Thursday, March 28, 2:00–5:00 p.m.
Separate registration and fee required ($125 members; $195 non-members); seating will be limited, so register early.
Workshop 1: Managing Diversity in Community Colleges – The Emerging Role of the Chief Diversity Officer
The position of Chief Diversity Officer (CDO) continues to advance in visibility and importance in higher education. An increasing number of community and technical colleges have adopted executive level positions to further this work. Changing campus demographics, policy and legislative adjustments, the globalization of higher education, and increasing attention to civility and social justice needs make this work an essential consideration for all colleges. This interactive workshop will feature the thoughts, perceptions, and scholarship of six high level diversity professionals, who will share their voices and expertise. The presenters will provide insight into how they manage their departments while navigating the multi-faceted realms of diversity, inclusion, and equity at their respective campuses. Participants will learn models of practice and strategies to promote and implement equity at all levels. While this pre-conference is geared towards diversity professionals in the community college setting, it is open to all that may benefit.
Sharon Bland, Chief Equity and Inclusion Officer—Montgomery College; Clyde Pickett, Chief Diversity Officer—Minnesota State System; Kenny Yarborough, Chief Equity, Diversity and Inclusion Officer—University of Wisconsin – Whitewater; Primrose Igonor, Diversity and Inclusion Coordinator—Marion Technical College; Sumana Misra-Zets, Civil Rights Compliance Officer/Title IX Coordinator—Community College of Allegheny County; and (moderator) Kevin A. Christian, Senior Program Associate for Diversity, Inclusion and Equity—American Association of Community Colleges
Workshop 2: Student Well-Being and the Equity Imperative
Academic research and campus practice—supported by Bringing Theory to Practice and others—have emphasized the importance of student well-being, not only as a condition of student success but also as a core goal of educating the whole student. In recent years, the importance of student well-being as an equity imperative has become more and more evident, often due to the advocacy and activism of students themselves. What does it mean to place support for student flourishing at the center of the equity agenda? What does it mean to place equity, diversity, and inclusion at the heart of our understanding of student well-being? This pre-conference workshop will explore both questions, with a focus on the experience and needs of students whose experience of marginality often undermines their success and thriving: students of color, first-generation students, low-income students, and adult working students. It will combine research on student well-being and precarity, discussion of best practices, and reflection on what general commitments constitute a “well-being equity agenda.” It will focus not only on issues of campus climate, community, and emotional support, but also on material needs—housing, food security, childcare—that low-income and working students often confront.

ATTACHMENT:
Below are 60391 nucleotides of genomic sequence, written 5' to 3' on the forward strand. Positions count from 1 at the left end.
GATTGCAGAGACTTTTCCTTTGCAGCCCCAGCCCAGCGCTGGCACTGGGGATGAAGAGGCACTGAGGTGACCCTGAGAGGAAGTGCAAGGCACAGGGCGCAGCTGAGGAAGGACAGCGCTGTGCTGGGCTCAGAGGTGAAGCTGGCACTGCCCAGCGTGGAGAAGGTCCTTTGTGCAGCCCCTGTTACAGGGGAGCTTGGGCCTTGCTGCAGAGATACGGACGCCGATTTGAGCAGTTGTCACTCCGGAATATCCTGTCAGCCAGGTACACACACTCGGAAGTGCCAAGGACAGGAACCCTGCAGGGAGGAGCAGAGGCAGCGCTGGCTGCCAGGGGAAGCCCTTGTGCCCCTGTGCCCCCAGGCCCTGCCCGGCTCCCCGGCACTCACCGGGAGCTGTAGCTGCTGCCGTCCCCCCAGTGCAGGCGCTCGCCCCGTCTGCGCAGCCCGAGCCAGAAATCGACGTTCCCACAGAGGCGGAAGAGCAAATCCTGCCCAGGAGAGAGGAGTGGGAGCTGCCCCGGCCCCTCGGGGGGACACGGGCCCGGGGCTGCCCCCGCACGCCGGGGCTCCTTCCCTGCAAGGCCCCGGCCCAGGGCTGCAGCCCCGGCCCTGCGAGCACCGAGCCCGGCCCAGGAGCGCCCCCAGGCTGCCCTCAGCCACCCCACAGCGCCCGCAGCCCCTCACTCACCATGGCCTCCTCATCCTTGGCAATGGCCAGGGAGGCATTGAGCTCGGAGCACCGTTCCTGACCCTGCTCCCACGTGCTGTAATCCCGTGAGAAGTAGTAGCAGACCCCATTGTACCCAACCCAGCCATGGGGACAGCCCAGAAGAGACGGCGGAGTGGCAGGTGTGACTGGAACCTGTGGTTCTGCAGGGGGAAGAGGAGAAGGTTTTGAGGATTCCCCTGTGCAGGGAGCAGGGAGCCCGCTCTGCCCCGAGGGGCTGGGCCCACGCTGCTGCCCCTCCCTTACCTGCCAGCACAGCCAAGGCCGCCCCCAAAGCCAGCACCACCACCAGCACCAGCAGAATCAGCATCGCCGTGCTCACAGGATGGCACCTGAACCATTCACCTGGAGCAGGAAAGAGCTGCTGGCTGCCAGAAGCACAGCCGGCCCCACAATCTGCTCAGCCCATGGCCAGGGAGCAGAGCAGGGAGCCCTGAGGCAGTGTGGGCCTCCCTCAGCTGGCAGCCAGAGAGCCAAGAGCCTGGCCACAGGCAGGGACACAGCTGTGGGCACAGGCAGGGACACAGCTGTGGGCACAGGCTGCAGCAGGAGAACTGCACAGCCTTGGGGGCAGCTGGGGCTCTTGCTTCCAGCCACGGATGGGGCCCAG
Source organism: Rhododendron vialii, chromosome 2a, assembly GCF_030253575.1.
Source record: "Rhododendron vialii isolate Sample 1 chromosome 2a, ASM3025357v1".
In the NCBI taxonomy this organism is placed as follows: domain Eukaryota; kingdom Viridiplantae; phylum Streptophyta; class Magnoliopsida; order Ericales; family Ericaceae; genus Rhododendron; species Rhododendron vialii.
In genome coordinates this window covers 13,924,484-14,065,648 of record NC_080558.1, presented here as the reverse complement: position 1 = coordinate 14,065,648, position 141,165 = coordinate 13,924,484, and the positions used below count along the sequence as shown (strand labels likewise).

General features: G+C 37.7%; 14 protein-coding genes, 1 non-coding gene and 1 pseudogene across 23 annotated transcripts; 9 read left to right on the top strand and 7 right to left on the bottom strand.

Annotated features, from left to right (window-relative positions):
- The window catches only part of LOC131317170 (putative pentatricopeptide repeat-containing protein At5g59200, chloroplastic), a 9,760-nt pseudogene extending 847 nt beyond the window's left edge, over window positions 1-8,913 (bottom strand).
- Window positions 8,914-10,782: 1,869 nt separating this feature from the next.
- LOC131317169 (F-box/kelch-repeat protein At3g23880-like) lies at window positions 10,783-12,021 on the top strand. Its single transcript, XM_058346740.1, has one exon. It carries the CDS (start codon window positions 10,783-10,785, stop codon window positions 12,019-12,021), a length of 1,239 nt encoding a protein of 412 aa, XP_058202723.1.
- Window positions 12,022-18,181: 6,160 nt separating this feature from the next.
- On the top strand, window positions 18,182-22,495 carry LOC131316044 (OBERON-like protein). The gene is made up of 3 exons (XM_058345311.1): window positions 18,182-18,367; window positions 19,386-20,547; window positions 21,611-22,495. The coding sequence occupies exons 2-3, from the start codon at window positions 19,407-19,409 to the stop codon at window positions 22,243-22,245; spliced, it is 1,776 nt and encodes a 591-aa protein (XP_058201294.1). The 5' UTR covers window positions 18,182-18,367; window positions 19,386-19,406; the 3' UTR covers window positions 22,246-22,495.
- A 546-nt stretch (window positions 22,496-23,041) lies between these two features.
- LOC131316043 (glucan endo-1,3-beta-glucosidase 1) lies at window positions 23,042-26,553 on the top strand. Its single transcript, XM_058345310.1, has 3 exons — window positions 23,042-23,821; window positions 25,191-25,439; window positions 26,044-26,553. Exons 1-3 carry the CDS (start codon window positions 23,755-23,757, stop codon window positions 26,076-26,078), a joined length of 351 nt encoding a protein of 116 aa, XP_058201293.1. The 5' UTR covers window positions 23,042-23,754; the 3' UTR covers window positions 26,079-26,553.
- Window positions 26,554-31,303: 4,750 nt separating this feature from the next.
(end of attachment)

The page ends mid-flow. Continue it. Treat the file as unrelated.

Tim Eatman, Inaugural Dean of the Honors Living-Learning Community—Rutgers University – Newark; Joselyn Schultz Lewis, Senior Associate Director for Inclusive Teaching and Learning Initiatives—Georgetown University; and Caitlin Salins, Executive Project Manager—Bringing Theory to Practice
Workshop 3: Building Bridges, Creating Allies: Confronting Questions of Privilege and Power in an Age of Polarization